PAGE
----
Brilliant: Amid COVID Closure, a Barbershop Beats the System By Reopening as a Film Studio

(Chuck Zlotnick/Warner Bros. via AP)


For those of you who’ve never toured a studio, opportunity’s at your door: There’s a brand new one in Ontario, and they’re taking appointments.


Amid a Canadian COVID clampdown, much of the country’s closed.

Without the ability to open, how will businesses stay afloat?

One St. Catherines barbershop — nearly two decades into its run — is bent on beating the system.

As relayed by The Daily Caller, Chrome Artistic Barbering is courting customers — as, officially, a film studio.

Many enterprises were forcibly shuttered on January 14th, compliments of the province’s coronavirus order.

However, film and television productions were allowed to keep the revenue rollin in’.

Hence, in a January 6th Facebook post, Chrome announced it was making some changes:

We are working on something interesting. Something original. Sky is the limit. Come join us and possibly be part of our project. We are working on a podcast and potentially a documentary to follow. Starting now. We would love to have you come in for a haircut experience and be yourself. Share what you want, or don’t. No pressure. … Safety measures followed. Insured. Permitted.

Atop the ad: “Chrome Invites You to Book an Audition.”

The haircut joint film studio also posted this, and I think it’s pretty brilliant:

Meanwhile, as the Toronto Sun reports, “Warmington: Salon Owner Makes You the Star of Your Haircut.”


In the article, owner Alicia Hirter explains:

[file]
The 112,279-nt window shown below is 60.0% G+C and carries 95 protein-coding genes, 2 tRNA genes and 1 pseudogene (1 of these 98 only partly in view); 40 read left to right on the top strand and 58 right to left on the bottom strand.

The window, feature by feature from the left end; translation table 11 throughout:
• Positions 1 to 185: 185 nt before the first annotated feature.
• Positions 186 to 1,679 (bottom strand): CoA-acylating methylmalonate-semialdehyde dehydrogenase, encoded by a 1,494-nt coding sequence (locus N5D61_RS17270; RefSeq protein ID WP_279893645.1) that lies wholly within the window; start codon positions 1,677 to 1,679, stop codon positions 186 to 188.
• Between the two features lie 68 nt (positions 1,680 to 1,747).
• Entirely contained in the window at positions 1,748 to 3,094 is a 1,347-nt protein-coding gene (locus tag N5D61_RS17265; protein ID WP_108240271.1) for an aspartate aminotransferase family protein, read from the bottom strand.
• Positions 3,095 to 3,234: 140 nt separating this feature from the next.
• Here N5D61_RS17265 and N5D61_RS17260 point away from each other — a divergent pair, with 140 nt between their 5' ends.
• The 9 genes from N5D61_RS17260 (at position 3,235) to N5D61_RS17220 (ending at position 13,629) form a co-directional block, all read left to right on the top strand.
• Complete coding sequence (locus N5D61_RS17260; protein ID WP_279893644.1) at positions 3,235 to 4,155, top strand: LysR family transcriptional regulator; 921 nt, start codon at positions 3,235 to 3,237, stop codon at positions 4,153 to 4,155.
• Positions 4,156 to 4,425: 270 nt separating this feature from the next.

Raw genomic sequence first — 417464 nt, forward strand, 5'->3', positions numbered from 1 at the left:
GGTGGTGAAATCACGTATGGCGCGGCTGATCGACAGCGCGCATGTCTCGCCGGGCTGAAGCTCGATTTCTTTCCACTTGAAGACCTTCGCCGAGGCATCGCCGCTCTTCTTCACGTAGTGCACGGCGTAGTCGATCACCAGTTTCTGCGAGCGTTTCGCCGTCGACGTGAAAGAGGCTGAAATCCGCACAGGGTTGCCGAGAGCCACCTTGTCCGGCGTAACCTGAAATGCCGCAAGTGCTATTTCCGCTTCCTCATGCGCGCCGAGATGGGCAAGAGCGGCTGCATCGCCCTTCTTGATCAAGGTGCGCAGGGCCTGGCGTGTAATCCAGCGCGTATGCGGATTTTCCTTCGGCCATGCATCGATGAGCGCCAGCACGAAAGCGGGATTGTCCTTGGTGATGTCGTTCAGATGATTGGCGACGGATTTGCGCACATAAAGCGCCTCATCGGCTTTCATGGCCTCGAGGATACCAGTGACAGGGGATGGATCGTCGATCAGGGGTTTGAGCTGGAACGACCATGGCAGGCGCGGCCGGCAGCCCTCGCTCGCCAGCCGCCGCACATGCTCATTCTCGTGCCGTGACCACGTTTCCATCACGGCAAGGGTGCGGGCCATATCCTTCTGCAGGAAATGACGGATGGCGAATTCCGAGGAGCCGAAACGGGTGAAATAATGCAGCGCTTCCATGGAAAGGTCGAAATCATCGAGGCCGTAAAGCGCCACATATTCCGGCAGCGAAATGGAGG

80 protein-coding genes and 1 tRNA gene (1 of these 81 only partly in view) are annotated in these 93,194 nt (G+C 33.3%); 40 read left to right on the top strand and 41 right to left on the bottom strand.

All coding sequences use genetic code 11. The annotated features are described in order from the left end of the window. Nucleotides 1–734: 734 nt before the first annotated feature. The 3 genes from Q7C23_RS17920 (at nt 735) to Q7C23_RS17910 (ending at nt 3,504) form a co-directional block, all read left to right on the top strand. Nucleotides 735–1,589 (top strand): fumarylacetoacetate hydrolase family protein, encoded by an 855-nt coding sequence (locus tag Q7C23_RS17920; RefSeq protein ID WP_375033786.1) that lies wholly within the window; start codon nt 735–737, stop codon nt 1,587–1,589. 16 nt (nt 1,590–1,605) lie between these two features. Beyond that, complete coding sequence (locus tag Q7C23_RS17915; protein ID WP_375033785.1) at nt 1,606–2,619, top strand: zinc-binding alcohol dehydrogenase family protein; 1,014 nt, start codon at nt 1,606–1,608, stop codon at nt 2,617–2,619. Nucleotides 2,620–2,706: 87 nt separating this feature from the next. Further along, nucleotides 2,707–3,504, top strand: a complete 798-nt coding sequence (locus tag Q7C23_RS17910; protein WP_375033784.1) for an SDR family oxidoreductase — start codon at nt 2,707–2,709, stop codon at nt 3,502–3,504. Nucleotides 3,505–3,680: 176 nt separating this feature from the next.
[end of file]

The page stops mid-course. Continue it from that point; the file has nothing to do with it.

“With the latest lockdown, we had to find a way to survive. We became a film set and studio. People who come here for a haircut are not just clients, but they are actors who are auditioning for a part or performing in what will be our movie TV show or podcast.”

“A single mother,” the Sun points out, “she was not in a position to face a second lengthy shutdown of her business.

So after looking through the lockdown rules, which allow movie shoots to continue, she merely emulated the kind of business that people like Premier Doug Ford and Toronto Mayor John Tory are not shutting down.

Pretty smart loophole, actually. Creative.

But speaking to Rebel News, she says there’s no hole:

“I didn’t find a loophole. I’m producing a podcast.”

And to CTV: “You’re telling me Walmart can sell bananas that 17 people have touched but I’m not allowed to operate? It’s morally wrong. You can’t expect us to shut down.”

From the Caller:

Chrome’s online reservation app allows customers to choose between an “Adult Audition” and a “Kids Audition.” The “audition will be recorded for intent (if chosen) to later use in a podcast and/or documentary format.”

Sounds wholly Hollywood, but trouble may be brewing:


The City of Toronto has launched an investigation into Chrome’s continued operation… “Businesses that do not comply with the Provincial Orders and Regulations will be investigated and can anticipate consequences,” a city official said.

It’s a strange time, and it’s sad that businesses are having to “get creative.”

Or course, in business, you have to be creative to make anything work.

As a barbershop, Chrome began that process almost 20 years before the virus.

Clearly, they’re not ready to cut it out.



See more pieces from me:

A Virginia Newspaper Introduces a Series on Race. But If You Can Believe Them, You Shouldn’t Believe Them

Their Name is ‘Brood’: America Prepares for a Plague of ‘Trillions’ of Locusts

To Root Out Racism, Elite High School for Science and Technology Ends Merit-Based Admissions

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